Home will help women and children escape family violence and poverty Aneela Azeem, president of the Canadian Pakistani Support Group, says the project has been three years in the making. She already has her sights set on opening similar homes in other parts of the province.
A new transitional home for immigrant women and children fleeing domestic violence will give them help and support while respecting their different religious and cultural needs, with help delivered in languages they speak and understand. For some newcomers a new life in Canada often doesn’t go as planned, with relationships and families facing extreme pressures that can sometimes end in violence and relationships turning bad.
Immigrant women want to leave violent situations but sometimes don’t know where to go to get help, or try mainstream shelters only to find their religious and cultural needs aren’t being met or understood by staff and fellow clients. Some even end up going back to abusive relationships.
“Those women, they contact us and they get help,” said Aneela Azeem, president of the Canadian Pakistani Support Group, the organization behind the project, a quiet family home on a sleepy suburban street.
The home can house ten people in family rooms or individual rooms. The home is at a secret location in the city. The group has spent the last three years setting up a transitional home for women, called Maskan, where all of their unique needs can be met while they receive the help, education and support they need in the right environment for them.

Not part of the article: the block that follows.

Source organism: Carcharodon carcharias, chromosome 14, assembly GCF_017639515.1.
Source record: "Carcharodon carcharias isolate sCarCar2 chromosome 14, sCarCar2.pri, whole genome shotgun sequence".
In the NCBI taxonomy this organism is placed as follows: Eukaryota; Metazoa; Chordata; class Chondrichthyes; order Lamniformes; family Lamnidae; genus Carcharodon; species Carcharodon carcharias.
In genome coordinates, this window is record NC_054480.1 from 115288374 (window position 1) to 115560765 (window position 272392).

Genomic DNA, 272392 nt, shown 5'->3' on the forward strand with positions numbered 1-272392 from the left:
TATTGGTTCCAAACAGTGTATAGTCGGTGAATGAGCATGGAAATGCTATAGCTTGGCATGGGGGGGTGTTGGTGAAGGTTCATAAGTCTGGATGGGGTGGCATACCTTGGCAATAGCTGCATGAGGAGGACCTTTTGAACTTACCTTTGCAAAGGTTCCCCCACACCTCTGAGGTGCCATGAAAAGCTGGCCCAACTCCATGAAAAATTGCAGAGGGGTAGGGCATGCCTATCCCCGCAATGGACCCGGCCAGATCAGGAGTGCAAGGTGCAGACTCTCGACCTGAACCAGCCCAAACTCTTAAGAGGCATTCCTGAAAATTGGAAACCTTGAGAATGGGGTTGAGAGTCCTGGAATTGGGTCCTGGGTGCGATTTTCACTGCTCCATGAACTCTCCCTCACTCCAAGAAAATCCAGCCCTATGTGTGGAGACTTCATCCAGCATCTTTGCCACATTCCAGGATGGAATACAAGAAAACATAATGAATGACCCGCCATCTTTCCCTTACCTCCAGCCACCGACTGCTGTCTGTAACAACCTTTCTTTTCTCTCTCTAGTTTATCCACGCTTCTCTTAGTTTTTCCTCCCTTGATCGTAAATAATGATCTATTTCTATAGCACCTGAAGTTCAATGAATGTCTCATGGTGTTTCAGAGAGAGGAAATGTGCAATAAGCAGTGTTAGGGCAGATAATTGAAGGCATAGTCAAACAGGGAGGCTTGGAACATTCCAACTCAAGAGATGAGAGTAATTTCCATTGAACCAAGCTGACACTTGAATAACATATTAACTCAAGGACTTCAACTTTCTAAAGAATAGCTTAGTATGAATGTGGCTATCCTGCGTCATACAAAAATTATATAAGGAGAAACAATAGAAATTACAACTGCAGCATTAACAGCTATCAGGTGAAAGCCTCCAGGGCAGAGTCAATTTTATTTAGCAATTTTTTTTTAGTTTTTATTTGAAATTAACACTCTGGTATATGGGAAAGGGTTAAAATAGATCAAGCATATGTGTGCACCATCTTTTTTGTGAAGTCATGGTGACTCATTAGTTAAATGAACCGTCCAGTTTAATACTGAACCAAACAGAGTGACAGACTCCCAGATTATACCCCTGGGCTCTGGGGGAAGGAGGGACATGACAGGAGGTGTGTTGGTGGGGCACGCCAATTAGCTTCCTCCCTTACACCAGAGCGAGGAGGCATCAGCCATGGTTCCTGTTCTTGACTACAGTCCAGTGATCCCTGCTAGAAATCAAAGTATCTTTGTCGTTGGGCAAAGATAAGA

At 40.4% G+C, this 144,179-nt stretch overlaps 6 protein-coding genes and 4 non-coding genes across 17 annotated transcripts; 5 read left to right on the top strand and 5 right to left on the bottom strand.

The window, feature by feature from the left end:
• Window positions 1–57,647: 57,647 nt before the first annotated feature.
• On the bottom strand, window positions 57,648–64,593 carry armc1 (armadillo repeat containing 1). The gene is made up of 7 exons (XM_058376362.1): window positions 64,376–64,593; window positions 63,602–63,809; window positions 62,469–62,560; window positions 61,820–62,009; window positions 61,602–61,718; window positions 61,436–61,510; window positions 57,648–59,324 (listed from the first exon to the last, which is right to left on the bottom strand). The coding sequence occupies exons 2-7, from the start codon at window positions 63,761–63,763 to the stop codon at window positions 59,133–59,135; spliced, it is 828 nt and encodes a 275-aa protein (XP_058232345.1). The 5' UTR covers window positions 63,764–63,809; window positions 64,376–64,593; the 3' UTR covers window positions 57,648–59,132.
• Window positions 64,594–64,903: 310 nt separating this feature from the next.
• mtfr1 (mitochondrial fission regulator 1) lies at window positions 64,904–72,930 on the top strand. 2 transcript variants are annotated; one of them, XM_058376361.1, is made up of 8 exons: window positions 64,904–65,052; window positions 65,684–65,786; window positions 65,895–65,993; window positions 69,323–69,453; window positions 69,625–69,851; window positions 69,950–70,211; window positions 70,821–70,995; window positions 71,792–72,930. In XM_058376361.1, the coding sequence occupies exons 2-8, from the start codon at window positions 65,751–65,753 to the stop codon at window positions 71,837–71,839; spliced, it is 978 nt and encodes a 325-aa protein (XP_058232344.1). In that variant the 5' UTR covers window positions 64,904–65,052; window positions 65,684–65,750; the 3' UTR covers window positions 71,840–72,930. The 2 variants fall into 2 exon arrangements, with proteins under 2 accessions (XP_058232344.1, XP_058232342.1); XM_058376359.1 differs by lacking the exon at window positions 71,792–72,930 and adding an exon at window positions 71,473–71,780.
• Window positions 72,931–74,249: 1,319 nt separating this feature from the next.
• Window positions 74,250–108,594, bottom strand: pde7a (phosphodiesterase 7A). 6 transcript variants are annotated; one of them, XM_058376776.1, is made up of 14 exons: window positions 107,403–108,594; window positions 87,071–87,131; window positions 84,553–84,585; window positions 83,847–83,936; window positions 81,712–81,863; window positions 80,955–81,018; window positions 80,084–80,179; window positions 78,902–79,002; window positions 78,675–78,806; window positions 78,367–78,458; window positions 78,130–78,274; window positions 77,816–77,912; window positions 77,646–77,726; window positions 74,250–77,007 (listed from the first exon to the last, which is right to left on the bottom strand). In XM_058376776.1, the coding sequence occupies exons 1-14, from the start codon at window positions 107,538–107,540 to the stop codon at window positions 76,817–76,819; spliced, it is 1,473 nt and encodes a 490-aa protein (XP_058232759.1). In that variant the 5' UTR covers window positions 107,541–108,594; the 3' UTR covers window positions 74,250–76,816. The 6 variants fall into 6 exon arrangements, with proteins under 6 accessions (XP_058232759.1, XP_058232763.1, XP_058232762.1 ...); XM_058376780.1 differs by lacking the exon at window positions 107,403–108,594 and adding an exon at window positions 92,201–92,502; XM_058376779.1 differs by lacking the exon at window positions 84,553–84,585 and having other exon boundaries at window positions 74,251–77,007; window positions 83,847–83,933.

“It’s more cultural based so that comfort is there. They get halal food and different vegetarian foods and places to pray, it’s safer” said Azeem. The project is funded through private donations and fundraising drives in the community.
The provincial government is providing some funding in the form of grants to help the education side of the project, helping to prevent family violence in the first place through seminars, workshops and materials. “We’re promoting gender equality and healthy relationships, youth empowerment, teaching women how to be financially independent along with ESL classes,” said Azeem.
“Staff will connect them with all the resources, they will try to get them financial help, housing and counselling, trying to help them move on.” The pilot project has capacity for six adults and four children who can stay for a maximum of four weeks while they work out their next step, with lots of help. Staff and volunteers at the Maskan transitional home at a secret location in Calgary will help women and children escape abusive relationships by providing a home catering to religious and cultural needs.
“Women empowerment is my passion. Since I have been an immigrant I clearly understand how new immigrants, even though they are often highly educated, go through so many challenges,” said Farida Mhowala, project coordinator and facility manager. “I’m really proud,” said Mhowala.
Although it’s been designed primarily for immigrants, any woman who needs help from any background can access the home. “The dream behind it was to help the community. In our religion it says to help others so we are trying to do our best and give back to the community,” said Hatif Basharat, manager with the Canadian Pakistani Support Group.
The home just had its official opening last week and will start helping women right away. The organization says it hopes to open more shelters like this one in other parts of the province.